Category Archives: California Lawyer

My Analysis of Calbar Formal Opinion 2015-193: eDiscovery & ESI? “Don’t Be Stupid”

The last three words from this short Beverly Hills Cop video clip sum up my analysis of the opinion:

I wrote public comments to COPRAC (The State Bar of California Committee on Professional Responsibility and Conduct) re their interim versions of the opinion and, in a rare step, I’m posting a verbatim excerpt because my assessment of this opinion remains unchanged.  One modification – I bolded a quote, because the Committee adopted my definition verbatim in their opinion (page three, footnote six):

“I’m seeing a very common thread in COPRAC’s reasoning that afflicts those who understand technology at a more surface-level; the tendency to think of it in physical, rather than ethereal terms.  In other words, the Committee has focused on the word evidence, instead of the word electronic.  Take water, for example.  Whether it exists in a lake, a bathtub, or a glass, it’s still water.  It’s the same with evidence.  Whether it exists as writing on a tombstone, a paper document, or in electronic form (e.g. sitting on a flash drive), it’s still evidence.  It’s the medium that should distinguish it for your purposes.  That’s the contrast missing here.

Whereas the Committee has done a better job of defining parameters such as clawbacks and laying out accurate mistakes by our hapless attorney, once again, it descends into conduct that isn’t eDiscovery-based; but competence-based.  This opinion relies too much on unrelated reasoning, such as “assumes”, “relying on that assumption” and “under the impression”.  That’s not an eDiscovery problem; that’s a general competence problem.  It’s also not what the audience needs.  If they’re attorneys licensed in California, they’ve presumably passed both a Professional Responsibility course and the MPRE exam and know – or should know – their duty of competence.  It’s not as if an attorney retains a med-mal case, then immediately “assumes” or is “under the impression” that s/he’s a doctor and can read an x-ray.  But I could intertwine those facts with this opinion and make it about medical experts.  What attorneys specifically need to know is how their actions, or lack thereof, in the procurement, assessment and handling of electronic evidence morph into a violation.  This is a highly specialized area unto itself.  See my previous example.  The x-ray is electronic evidence.  Proper acquisition is one matter; analysis, forensic or otherwise, is quite another.  That doesn’t just include the adversary’s evidence.  It also includes the Client’s evidence.  In this scenario, one is seeking to exculpate the Client through all available means – not just via the adversary.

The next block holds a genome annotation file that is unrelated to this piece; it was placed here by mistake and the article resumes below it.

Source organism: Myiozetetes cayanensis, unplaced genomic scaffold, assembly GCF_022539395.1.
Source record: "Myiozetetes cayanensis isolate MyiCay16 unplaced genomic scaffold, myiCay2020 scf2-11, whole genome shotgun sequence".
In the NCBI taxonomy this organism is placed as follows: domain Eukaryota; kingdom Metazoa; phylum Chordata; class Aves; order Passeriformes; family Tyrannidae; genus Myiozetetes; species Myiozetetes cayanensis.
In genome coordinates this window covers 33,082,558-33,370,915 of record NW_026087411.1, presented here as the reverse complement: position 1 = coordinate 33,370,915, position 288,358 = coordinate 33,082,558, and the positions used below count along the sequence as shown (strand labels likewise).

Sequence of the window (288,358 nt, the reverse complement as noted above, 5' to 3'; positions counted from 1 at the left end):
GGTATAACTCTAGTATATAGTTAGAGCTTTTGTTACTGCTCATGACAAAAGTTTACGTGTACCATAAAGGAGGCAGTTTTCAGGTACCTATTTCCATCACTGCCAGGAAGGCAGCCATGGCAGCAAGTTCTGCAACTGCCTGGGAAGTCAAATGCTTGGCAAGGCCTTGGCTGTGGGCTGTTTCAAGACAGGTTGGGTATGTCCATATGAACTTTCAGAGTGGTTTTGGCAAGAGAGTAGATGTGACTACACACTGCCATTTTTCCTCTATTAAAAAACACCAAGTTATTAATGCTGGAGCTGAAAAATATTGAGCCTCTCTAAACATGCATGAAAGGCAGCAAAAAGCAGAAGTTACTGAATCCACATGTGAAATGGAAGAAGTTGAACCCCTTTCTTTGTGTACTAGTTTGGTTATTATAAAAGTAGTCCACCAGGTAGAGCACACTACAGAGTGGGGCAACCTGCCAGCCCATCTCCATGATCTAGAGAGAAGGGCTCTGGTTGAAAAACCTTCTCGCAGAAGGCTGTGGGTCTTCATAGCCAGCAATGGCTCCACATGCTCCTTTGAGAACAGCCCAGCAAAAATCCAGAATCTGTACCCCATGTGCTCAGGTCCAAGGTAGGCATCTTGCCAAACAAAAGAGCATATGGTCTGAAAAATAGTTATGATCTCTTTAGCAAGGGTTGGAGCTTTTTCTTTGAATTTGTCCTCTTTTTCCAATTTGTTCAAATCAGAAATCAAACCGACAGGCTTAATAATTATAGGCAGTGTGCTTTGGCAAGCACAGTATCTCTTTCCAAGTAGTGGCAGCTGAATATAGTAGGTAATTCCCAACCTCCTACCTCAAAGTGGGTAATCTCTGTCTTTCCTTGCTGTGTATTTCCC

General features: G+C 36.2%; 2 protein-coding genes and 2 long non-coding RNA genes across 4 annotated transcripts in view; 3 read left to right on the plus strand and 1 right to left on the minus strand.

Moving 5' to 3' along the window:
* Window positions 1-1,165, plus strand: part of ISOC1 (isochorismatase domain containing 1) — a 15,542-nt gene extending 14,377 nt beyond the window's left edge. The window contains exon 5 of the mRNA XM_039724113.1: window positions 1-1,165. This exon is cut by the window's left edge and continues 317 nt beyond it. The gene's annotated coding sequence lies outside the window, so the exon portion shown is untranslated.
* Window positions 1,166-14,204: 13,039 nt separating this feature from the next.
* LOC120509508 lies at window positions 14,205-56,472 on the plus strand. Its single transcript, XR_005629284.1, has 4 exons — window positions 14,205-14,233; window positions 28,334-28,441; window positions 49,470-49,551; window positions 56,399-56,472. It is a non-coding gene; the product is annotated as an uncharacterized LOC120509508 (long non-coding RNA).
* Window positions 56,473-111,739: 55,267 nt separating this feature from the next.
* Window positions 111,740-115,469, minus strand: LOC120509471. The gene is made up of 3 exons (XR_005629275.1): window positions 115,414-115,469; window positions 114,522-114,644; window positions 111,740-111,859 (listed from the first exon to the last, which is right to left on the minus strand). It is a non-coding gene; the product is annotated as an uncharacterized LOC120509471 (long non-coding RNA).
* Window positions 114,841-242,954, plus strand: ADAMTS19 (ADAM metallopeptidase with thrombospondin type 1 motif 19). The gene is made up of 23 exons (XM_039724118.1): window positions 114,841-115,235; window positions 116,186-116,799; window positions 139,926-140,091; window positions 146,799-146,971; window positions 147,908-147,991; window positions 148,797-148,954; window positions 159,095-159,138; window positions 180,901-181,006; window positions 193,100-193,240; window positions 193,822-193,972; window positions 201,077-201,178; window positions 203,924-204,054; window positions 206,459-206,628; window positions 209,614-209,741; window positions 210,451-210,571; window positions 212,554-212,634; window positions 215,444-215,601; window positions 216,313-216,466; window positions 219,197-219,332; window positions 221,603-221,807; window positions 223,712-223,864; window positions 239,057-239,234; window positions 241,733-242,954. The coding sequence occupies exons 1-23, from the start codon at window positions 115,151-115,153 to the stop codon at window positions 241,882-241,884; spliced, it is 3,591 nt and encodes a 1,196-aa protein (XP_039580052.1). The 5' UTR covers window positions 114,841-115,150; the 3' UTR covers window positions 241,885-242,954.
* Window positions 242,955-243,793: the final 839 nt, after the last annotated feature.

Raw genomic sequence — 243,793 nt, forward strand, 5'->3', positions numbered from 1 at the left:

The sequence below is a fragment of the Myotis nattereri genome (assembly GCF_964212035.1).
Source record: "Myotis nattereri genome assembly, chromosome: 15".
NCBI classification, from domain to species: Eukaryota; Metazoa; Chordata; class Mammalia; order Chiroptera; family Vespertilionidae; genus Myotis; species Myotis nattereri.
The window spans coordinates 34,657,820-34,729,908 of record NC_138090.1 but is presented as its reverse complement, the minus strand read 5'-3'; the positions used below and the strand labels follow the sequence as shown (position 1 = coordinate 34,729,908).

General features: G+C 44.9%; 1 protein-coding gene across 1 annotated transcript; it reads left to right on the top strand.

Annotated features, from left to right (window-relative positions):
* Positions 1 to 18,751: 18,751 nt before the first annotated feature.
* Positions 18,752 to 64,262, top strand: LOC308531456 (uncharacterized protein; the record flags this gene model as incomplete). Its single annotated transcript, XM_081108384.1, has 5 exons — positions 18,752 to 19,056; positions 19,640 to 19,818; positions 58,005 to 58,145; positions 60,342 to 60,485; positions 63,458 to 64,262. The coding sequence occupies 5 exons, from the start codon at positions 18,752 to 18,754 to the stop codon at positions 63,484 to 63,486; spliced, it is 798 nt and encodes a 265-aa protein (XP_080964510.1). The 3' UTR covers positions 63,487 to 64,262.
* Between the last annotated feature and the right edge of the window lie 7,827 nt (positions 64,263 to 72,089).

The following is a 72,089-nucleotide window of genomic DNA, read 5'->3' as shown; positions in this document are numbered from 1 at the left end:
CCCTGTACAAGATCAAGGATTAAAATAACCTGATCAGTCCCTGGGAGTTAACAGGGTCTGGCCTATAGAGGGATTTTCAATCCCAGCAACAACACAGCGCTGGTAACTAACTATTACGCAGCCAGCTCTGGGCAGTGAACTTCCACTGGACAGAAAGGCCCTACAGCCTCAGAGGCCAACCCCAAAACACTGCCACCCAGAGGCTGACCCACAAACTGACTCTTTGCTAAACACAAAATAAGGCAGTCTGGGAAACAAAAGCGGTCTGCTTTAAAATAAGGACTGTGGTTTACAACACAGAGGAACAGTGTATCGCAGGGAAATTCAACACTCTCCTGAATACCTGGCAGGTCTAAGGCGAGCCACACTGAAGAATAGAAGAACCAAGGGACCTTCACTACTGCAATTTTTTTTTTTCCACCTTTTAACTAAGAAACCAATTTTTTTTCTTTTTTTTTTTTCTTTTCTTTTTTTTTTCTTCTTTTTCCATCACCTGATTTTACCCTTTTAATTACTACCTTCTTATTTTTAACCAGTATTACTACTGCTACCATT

Contradictions also exist in Footnote Six on page three that states, “This opinion does not directly address ethical obligations relating to litigation holds.”.  I respectfully submit that the opinion goes on to do exactly that.  Perhaps this is due to the criteria set forth in Footnote Six being inaccurate as defined.  In a legal setting, Attorney is charged to know what the Client does not, and this may involve issuing litigation hold instructions to their own Client; not just third parties or adversaries.  If attorney was interacting with the CIO or CTO (The “Information”/”Technology” chiefs, perhaps s/he could reasonably reply on their assessments.  But here, attorney is interacting with the CEO who likely has no intimate knowledge of what goes on in the IT department.  It should read, “A litigation hold is a directive issued to, by or on behalf of a Client.”  Otherwise, how does the competent Attorney protect a Client who, in good-faith, endeavors to do the right thing or protect themselves when a Client, in bad-faith, engages in intentional spoliation?  One of those scenarios exists on page two, when the eDiscovery expert, “tells Attorney potentially responsive ESI has been routinely deleted from the Client’s computers as part of Client’s normal document retention policy”.

Understanding these nuances and acting on them is the very definition of competence as applied to an eDiscovery attorney – or an attorney who engages the services of a third-party eDiscovery vendor.  In this arena, eDiscovery is like a game of falling dominos; once competence tips over, the rest (acts/omissions, failing to supervise, and confidentiality) will logically follow.  As they say, timing is everything.”

Conclusion:  The opinion does a good job of explaining fundamentals of the eDiscovery process, but in my opinion, doesn’t go nearly far enough.

Calbar CYLA Symposium – May 22, 2015 in L.A.

CYLA Skills 2015So…I'm a little out of order (not a great thing for a lawyer to say, is it?).  It means that I've already posted presentations in June but the CYLA Annual Practical Skills Training Symposium is held in the State Bar offices May 21st in San Francisco and May 22nd in Los Angeles.

Two important thing to know:  1) The programs are different each day, and 2) I'm presenting from 2 p.m. – 3 p.m. Friday, May 22nd on:

 

New Attorney Skills (Attorney Advertising) 

Ethical Attorney Advertisement and Marketing

"This course will discuss how to advertise your legal services on the Internet. Learn how to design and operate your website, correspond with clients or prospective clients online, and use social media to maximize your business objectives."

I'll also be sticking around from 5:30 p.m. – 6:30 p.m. for:

Networking Speed Mentoring

"Meet and greet seasoned legal practitioners."

I'm pretty sure "seasoned" is a euphemism for "old"…I'll pretend it means, "experienced".